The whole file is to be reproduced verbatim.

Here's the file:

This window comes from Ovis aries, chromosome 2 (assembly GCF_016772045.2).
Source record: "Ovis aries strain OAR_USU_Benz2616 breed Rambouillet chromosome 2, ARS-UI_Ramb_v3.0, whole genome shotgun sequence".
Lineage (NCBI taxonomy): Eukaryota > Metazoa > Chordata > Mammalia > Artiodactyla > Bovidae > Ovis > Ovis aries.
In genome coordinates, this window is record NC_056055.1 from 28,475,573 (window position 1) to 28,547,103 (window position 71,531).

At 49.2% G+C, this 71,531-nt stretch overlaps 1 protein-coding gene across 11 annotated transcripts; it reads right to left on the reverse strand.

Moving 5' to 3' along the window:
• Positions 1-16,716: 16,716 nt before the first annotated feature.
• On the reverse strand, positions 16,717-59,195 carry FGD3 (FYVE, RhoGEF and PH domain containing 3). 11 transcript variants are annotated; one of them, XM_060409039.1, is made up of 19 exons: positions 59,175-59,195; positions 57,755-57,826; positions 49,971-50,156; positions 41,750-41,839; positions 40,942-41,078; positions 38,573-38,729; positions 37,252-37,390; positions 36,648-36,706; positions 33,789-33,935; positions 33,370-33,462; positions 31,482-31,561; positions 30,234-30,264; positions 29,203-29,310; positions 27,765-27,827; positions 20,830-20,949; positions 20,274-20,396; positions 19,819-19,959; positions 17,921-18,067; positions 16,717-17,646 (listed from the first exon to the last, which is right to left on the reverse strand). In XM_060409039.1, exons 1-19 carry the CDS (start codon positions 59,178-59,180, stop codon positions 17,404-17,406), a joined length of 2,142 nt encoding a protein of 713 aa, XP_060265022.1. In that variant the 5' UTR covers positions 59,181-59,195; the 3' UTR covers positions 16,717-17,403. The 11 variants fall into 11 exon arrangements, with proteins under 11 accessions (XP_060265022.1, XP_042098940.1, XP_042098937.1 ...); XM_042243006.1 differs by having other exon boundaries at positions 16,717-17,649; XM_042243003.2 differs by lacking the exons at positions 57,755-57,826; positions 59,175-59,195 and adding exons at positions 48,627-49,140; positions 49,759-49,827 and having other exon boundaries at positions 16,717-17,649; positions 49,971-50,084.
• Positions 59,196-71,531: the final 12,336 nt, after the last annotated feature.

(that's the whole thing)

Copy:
This window comes from Ovis aries, chromosome 2 (assembly GCF_016772045.2).
Source record: "Ovis aries strain OAR_USU_Benz2616 breed Rambouillet chromosome 2, ARS-UI_Ramb_v3.0, whole genome shotgun sequence".
Lineage (NCBI taxonomy): Eukaryota > Metazoa > Chordata > Mammalia > Artiodactyla > Bovidae > Ovis > Ovis aries.
In genome coordinates, this window is record NC_056055.1 from 28,475,573 (window position 1) to 28,547,103 (window position 71,531).

At 49.2% G+C, this 71,531-nt stretch overlaps 1 protein-coding gene across 11 annotated transcripts; it reads right to left on the reverse strand.

Moving 5' to 3' along the window:
• Positions 1-16,716: 16,716 nt before the first annotated feature.
• On the reverse strand, positions 16,717-59,195 carry FGD3 (FYVE, RhoGEF and PH domain containing 3). 11 transcript variants are annotated; one of them, XM_060409039.1, is made up of 19 exons: positions 59,175-59,195; positions 57,755-57,826; positions 49,971-50,156; positions 41,750-41,839; positions 40,942-41,078; positions 38,573-38,729; positions 37,252-37,390; positions 36,648-36,706; positions 33,789-33,935; positions 33,370-33,462; positions 31,482-31,561; positions 30,234-30,264; positions 29,203-29,310; positions 27,765-27,827; positions 20,830-20,949; positions 20,274-20,396; positions 19,819-19,959; positions 17,921-18,067; positions 16,717-17,646 (listed from the first exon to the last, which is right to left on the reverse strand). In XM_060409039.1, exons 1-19 carry the CDS (start codon positions 59,178-59,180, stop codon positions 17,404-17,406), a joined length of 2,142 nt encoding a protein of 713 aa, XP_060265022.1. In that variant the 5' UTR covers positions 59,181-59,195; the 3' UTR covers positions 16,717-17,403. The 11 variants fall into 11 exon arrangements, with proteins under 11 accessions (XP_060265022.1, XP_042098940.1, XP_042098937.1 ...); XM_042243006.1 differs by having other exon boundaries at positions 16,717-17,649; XM_042243003.2 differs by lacking the exons at positions 57,755-57,826; positions 59,175-59,195 and adding exons at positions 48,627-49,140; positions 49,759-49,827 and having other exon boundaries at positions 16,717-17,649; positions 49,971-50,084.
• Positions 59,196-71,531: the final 12,336 nt, after the last annotated feature.